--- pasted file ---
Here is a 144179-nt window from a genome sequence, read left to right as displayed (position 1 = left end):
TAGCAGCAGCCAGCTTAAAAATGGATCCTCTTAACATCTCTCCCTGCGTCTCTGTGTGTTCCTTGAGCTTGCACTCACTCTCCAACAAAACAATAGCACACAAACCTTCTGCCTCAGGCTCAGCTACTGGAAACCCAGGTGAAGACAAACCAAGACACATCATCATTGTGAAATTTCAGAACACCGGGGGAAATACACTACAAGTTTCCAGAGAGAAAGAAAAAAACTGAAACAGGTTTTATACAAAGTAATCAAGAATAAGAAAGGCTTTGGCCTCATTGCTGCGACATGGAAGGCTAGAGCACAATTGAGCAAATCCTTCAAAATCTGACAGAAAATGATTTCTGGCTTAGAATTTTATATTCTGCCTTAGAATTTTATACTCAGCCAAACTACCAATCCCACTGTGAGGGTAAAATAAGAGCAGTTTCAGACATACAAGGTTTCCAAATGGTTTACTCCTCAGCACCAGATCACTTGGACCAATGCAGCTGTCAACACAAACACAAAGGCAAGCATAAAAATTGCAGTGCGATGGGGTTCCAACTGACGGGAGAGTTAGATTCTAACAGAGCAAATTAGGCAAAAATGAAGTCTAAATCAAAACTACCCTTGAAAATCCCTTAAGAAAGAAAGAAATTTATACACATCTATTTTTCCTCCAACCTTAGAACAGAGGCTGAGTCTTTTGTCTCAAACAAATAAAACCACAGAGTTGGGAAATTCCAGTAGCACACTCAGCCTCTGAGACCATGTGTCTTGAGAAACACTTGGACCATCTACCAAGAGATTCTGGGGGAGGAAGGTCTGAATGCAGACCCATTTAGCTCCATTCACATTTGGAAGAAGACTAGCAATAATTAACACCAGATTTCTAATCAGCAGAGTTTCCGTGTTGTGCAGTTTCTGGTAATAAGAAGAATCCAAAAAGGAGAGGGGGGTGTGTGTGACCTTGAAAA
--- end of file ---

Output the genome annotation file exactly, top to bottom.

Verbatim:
Here is a 144179-nt window from a genome sequence, read left to right as displayed (position 1 = left end):
TAGCAGCAGCCAGCTTAAAAATGGATCCTCTTAACATCTCTCCCTGCGTCTCTGTGTGTTCCTTGAGCTTGCACTCACTCTCCAACAAAACAATAGCACACAAACCTTCTGCCTCAGGCTCAGCTACTGGAAACCCAGGTGAAGACAAACCAAGACACATCATCATTGTGAAATTTCAGAACACCGGGGGAAATACACTACAAGTTTCCAGAGAGAAAGAAAAAAACTGAAACAGGTTTTATACAAAGTAATCAAGAATAAGAAAGGCTTTGGCCTCATTGCTGCGACATGGAAGGCTAGAGCACAATTGAGCAAATCCTTCAAAATCTGACAGAAAATGATTTCTGGCTTAGAATTTTATATTCTGCCTTAGAATTTTATACTCAGCCAAACTACCAATCCCACTGTGAGGGTAAAATAAGAGCAGTTTCAGACATACAAGGTTTCCAAATGGTTTACTCCTCAGCACCAGATCACTTGGACCAATGCAGCTGTCAACACAAACACAAAGGCAAGCATAAAAATTGCAGTGCGATGGGGTTCCAACTGACGGGAGAGTTAGATTCTAACAGAGCAAATTAGGCAAAAATGAAGTCTAAATCAAAACTACCCTTGAAAATCCCTTAAGAAAGAAAGAAATTTATACACATCTATTTTTCCTCCAACCTTAGAACAGAGGCTGAGTCTTTTGTCTCAAACAAATAAAACCACAGAGTTGGGAAATTCCAGTAGCACACTCAGCCTCTGAGACCATGTGTCTTGAGAAACACTTGGACCATCTACCAAGAGATTCTGGGGGAGGAAGGTCTGAATGCAGACCCATTTAGCTCCATTCACATTTGGAAGAAGACTAGCAATAATTAACACCAGATTTCTAATCAGCAGAGTTTCCGTGTTGTGCAGTTTCTGGTAATAAGAAGAATCCAAAAAGGAGAGGGGGGTGTGTGTGACCTTGAAAA